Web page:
Islamic State suicide attacks kill 22 in Yemen

First known direct IS assaults on Yemeni government and Saudi-led coalition

Islamic State suicide bombers killed 22 people in attacks on Yemen’s government and its Gulf Arab coalition ally in the port city of Aden and on a Houthi-run mosque in the capital Sanaa on Tuesday, the jihadist group and state media said.

It was the first known direct Islamic State assault on the Yemeni government and the Saudi-led coalition that intervened in the country’s civil war in March against Iranian-backed Houthi forces who had seized large areas of the country to that point.

Four co-ordinated Islamic State suicide bombings killed 11 Yemeni and four United Arab Emirates soldiers in Aden, Yemeni officials and the UAE state news agency said.

In Sanaa, seven people were killed in the attack on the al-Nour mosque in the al-Nahda district of the Houthi-controlled capital, the Houthi-run state news agency said.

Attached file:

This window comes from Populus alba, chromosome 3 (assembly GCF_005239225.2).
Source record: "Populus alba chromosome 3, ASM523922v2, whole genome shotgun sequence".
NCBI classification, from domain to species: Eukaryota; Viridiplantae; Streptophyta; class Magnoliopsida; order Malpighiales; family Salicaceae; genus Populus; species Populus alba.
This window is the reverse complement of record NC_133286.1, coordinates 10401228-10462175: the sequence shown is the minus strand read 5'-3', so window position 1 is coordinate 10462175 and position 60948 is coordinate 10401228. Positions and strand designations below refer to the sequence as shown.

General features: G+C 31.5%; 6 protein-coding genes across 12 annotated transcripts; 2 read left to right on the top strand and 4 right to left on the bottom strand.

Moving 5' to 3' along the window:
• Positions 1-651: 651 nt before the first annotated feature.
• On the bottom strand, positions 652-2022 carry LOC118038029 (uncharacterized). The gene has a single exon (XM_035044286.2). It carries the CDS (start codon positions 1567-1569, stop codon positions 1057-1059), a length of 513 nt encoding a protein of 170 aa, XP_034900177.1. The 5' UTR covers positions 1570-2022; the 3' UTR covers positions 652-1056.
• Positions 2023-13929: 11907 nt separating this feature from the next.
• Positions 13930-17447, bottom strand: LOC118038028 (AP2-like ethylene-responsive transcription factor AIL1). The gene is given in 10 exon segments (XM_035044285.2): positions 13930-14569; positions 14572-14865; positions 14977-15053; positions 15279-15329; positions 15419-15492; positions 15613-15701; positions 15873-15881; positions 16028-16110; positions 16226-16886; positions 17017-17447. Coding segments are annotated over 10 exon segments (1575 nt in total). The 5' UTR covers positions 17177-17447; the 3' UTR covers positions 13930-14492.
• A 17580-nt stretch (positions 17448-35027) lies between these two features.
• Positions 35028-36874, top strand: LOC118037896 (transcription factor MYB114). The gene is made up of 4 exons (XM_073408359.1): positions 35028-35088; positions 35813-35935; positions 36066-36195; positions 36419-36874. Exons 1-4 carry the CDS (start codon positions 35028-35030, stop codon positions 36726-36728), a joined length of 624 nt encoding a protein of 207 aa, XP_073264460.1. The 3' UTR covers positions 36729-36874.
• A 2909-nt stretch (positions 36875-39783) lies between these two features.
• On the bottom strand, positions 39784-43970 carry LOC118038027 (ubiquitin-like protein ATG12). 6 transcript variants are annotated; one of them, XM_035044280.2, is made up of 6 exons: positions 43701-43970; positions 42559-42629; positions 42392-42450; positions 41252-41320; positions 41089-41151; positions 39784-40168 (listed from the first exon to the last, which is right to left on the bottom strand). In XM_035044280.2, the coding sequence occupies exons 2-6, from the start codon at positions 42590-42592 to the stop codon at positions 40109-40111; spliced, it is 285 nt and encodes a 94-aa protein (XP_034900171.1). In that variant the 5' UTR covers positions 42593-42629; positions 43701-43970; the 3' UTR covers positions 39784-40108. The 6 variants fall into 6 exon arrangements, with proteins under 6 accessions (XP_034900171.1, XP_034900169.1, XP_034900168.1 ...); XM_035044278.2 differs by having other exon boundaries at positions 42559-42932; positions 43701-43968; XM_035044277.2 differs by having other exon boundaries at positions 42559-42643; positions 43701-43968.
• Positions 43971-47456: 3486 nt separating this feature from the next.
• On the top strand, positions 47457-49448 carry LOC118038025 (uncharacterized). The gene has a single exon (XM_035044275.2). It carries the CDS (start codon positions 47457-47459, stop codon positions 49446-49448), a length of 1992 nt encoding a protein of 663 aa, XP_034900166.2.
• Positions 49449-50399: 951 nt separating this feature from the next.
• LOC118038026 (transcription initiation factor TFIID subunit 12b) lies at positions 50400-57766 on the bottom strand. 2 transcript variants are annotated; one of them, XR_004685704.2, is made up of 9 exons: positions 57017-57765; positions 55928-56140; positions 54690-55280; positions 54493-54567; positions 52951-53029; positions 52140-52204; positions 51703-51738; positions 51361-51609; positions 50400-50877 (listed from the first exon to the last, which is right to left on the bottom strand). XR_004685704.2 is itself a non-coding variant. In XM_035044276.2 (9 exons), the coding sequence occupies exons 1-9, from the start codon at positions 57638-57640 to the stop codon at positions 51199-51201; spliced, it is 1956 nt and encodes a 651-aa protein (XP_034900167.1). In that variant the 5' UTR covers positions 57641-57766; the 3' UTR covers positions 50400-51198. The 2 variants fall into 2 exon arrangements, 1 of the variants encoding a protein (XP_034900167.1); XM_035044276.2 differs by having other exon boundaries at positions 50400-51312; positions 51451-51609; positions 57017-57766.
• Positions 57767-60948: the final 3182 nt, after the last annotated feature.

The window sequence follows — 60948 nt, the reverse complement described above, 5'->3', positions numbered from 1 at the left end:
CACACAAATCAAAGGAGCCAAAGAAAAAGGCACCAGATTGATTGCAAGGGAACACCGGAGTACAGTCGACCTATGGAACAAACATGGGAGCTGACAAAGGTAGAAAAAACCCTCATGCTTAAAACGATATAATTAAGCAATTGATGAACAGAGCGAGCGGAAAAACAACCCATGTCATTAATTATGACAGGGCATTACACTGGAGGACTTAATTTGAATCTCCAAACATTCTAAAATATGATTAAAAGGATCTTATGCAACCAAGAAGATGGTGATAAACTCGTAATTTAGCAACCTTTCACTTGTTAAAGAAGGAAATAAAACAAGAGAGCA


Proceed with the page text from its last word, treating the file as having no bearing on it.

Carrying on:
Claiming responsibility for the Sanaa bombing, Islamic State said in a statement that dozens of Houthis preparing to go to the battlefront had been killed or wounded.

The Sunni militant Islamic State is hostile to both the US-backed Yemeni government and Arab coalition allies, as well as to the Shia Muslim Houthis in Yemen’s complex conflict.

The Yemeni government returned from exile in Saudi Arabia and set up temporary headquarters in Aden's al-Qasr hotel last month after Gulf Arab and Yemeni troops retook the major southern port city from Houthi forces.

Fighting together

Islamic State jihadists had hitherto refrained from openly targeting Yemen’s government and the Saudi-led coalition now fighting together to roll back Houthi domination over large areas of the Arabian Peninsula state.

Vice-president Khaled Bahah, who is also prime minister, and cabinet colleagues escaped unharmed from what he said were car bomb attacks in Aden, two of which targeted the al-Qasr hotel.

“Today’s attack does not affect anybody. On the contrary, it binds us together more,” he told a cabinet meeting afterwards in comments carried by Dubai-based al-Arabiya television.

“We had come here to work and we know that there are security gaps . . . But this now prompts us to do more in the framework of reinforcing security in a bigger way by the general security services and armed forces.” – (Reuters)